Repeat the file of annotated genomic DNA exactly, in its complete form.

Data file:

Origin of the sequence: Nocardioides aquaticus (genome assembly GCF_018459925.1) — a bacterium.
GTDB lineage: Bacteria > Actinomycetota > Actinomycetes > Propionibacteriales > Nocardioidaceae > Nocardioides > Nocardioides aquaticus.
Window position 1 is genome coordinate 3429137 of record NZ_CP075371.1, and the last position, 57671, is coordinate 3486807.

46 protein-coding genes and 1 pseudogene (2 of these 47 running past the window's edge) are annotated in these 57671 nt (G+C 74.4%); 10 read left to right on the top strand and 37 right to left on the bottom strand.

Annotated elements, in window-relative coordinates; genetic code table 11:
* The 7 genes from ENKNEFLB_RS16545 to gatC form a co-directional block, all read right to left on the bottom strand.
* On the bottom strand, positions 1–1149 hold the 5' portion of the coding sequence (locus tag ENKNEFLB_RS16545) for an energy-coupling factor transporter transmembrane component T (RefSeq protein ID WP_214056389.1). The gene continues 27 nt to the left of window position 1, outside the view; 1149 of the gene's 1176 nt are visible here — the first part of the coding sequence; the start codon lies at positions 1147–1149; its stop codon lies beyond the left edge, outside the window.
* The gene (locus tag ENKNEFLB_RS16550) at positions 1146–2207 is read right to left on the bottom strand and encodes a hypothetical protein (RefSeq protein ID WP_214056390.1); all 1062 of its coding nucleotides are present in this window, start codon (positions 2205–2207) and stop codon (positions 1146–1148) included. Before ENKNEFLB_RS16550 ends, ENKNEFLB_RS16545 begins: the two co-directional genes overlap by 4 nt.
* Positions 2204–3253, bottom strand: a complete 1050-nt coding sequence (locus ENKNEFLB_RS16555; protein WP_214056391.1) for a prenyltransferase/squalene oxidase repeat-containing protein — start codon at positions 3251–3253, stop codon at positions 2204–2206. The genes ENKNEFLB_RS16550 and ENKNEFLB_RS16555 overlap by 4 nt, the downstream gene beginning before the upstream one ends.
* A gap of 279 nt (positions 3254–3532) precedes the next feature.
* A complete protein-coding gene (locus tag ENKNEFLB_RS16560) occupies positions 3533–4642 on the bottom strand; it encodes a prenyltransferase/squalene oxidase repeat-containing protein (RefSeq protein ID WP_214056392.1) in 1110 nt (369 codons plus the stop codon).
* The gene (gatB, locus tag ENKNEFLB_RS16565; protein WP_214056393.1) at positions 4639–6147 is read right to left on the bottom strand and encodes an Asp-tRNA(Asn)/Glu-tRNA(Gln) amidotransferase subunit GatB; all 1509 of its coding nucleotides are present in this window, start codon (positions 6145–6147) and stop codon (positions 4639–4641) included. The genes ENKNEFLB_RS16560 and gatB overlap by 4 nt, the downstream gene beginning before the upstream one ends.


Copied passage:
Origin of the sequence: Nocardioides aquaticus (genome assembly GCF_018459925.1) — a bacterium.
GTDB lineage: Bacteria > Actinomycetota > Actinomycetes > Propionibacteriales > Nocardioidaceae > Nocardioides > Nocardioides aquaticus.
Window position 1 is genome coordinate 3429137 of record NZ_CP075371.1, and the last position, 57671, is coordinate 3486807.

46 protein-coding genes and 1 pseudogene (2 of these 47 running past the window's edge) are annotated in these 57671 nt (G+C 74.4%); 10 read left to right on the top strand and 37 right to left on the bottom strand.

Annotated elements, in window-relative coordinates; genetic code table 11:
* The 7 genes from ENKNEFLB_RS16545 to gatC form a co-directional block, all read right to left on the bottom strand.
* On the bottom strand, positions 1–1149 hold the 5' portion of the coding sequence (locus tag ENKNEFLB_RS16545) for an energy-coupling factor transporter transmembrane component T (RefSeq protein ID WP_214056389.1). The gene continues 27 nt to the left of window position 1, outside the view; 1149 of the gene's 1176 nt are visible here — the first part of the coding sequence; the start codon lies at positions 1147–1149; its stop codon lies beyond the left edge, outside the window.
* The gene (locus tag ENKNEFLB_RS16550) at positions 1146–2207 is read right to left on the bottom strand and encodes a hypothetical protein (RefSeq protein ID WP_214056390.1); all 1062 of its coding nucleotides are present in this window, start codon (positions 2205–2207) and stop codon (positions 1146–1148) included. Before ENKNEFLB_RS16550 ends, ENKNEFLB_RS16545 begins: the two co-directional genes overlap by 4 nt.
* Positions 2204–3253, bottom strand: a complete 1050-nt coding sequence (locus ENKNEFLB_RS16555; protein WP_214056391.1) for a prenyltransferase/squalene oxidase repeat-containing protein — start codon at positions 3251–3253, stop codon at positions 2204–2206. The genes ENKNEFLB_RS16550 and ENKNEFLB_RS16555 overlap by 4 nt, the downstream gene beginning before the upstream one ends.
* A gap of 279 nt (positions 3254–3532) precedes the next feature.
* A complete protein-coding gene (locus tag ENKNEFLB_RS16560) occupies positions 3533–4642 on the bottom strand; it encodes a prenyltransferase/squalene oxidase repeat-containing protein (RefSeq protein ID WP_214056392.1) in 1110 nt (369 codons plus the stop codon).
* The gene (gatB, locus tag ENKNEFLB_RS16565; protein WP_214056393.1) at positions 4639–6147 is read right to left on the bottom strand and encodes an Asp-tRNA(Asn)/Glu-tRNA(Gln) amidotransferase subunit GatB; all 1509 of its coding nucleotides are present in this window, start codon (positions 6145–6147) and stop codon (positions 4639–4641) included. The genes ENKNEFLB_RS16560 and gatB overlap by 4 nt, the downstream gene beginning before the upstream one ends.